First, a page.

There are no shortcuts. To get to old age, one has to steer through midlife.
Sometimes that path is filled with joys of family, friendships, good health and career success. Other times, there is hardship, illness or loss, and the journey becomes more about how to survive in a complex world and being resilient – able to bounce back from stressful experiences quickly and effectively.
Yet with either path, common themes are emerging as important stepping stones to well-being.
In fact, it’s one of the most important developments in health research in recent years – proof that well-being matters – and it’s one of many findings emerging from the Midlife Development in the U.S. study, also known as MIDUS.
MIDUS is a national longitudinal study on aging explicitly focused on midlife, including transitions from young adulthood to midlife, and from midlife into old age.
While there is a significant body of research that focuses on early childhood and “the twilight years,” what was missing prior to MIDUS was a thorough, in-depth study of what happens to people during midlife, the longest segment of the life course. Midlife is a period of increased responsibility for family and work, making the health or well-being of middle-aged men and women of critical importance to society as a whole.
“That part of the life cycle had not been explored before,” explains Carol Ryff, a University of Wisconsin-Madison psychology professor, director of the Institute on Aging, and MIDUS principal investigator.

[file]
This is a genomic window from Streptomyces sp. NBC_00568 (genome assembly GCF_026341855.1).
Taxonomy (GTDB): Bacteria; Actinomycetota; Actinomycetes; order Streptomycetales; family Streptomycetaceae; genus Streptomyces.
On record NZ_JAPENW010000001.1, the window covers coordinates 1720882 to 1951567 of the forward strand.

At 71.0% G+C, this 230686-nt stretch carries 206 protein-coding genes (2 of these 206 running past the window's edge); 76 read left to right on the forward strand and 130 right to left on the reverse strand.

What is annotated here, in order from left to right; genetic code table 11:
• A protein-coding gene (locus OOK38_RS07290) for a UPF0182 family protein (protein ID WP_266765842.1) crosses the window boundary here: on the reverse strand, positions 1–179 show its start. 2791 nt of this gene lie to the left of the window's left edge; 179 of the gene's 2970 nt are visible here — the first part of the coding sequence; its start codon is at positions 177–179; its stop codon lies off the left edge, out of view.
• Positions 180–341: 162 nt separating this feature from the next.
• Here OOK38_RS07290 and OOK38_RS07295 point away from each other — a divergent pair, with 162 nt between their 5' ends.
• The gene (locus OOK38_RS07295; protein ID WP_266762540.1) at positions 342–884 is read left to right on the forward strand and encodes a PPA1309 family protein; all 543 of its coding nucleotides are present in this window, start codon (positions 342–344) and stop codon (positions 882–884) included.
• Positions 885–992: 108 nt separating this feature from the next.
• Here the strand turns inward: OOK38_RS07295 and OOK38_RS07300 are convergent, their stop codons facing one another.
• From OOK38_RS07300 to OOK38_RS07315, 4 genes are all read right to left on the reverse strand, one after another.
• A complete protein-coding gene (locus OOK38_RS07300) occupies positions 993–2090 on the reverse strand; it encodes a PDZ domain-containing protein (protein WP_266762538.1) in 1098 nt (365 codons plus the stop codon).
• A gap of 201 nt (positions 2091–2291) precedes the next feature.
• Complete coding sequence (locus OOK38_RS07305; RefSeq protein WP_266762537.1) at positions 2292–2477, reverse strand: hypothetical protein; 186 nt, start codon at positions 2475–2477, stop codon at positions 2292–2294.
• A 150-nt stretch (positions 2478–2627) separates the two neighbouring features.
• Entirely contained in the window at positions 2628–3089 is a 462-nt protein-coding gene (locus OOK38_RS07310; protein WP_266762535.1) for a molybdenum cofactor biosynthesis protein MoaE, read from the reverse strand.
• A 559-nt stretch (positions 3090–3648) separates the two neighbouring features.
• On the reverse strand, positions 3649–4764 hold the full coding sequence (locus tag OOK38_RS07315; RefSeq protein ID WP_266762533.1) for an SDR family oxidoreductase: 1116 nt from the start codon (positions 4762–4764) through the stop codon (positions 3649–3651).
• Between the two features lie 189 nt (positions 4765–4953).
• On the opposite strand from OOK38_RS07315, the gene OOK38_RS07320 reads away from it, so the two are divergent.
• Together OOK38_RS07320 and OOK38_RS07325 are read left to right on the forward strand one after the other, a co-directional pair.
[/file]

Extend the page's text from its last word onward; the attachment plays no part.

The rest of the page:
Last summer, the project was approved for a new round of National Institute on Aging funding through the National Institutes of Health. The grant totaling $30,683,087 will support the next round of data collection – including parts orchestrated by the University of Wisconsin Survey Center – from a sample that has grown to 12,000 Americans ranging in age from the late 20s to middle 90s.
Funding for the initial study in 1995 was provided by the John D. and Catherine T. MacArthur Foundation. Since then UW-Madison has been awarded nearly $90 million from the NIA to support continuing research in MIDUS. The study itself now has a 20-plus year life span.
Alongside detailed medical histories, MIDUS in that time has gathered detailed data about the stresses and rewards of balancing work and home life, building and maintaining relationships, and the challenges of raising children with developmental disorders.
“What we usually study in health research is illness, disease and disability,” Ryff says. “Those need to be studied. But people have strengths, and psychological and social resources, that make them resilient and that keep them healthy despite difficult life situations that often accompany economic inequality, unexpected stresses or the challenges of aging.”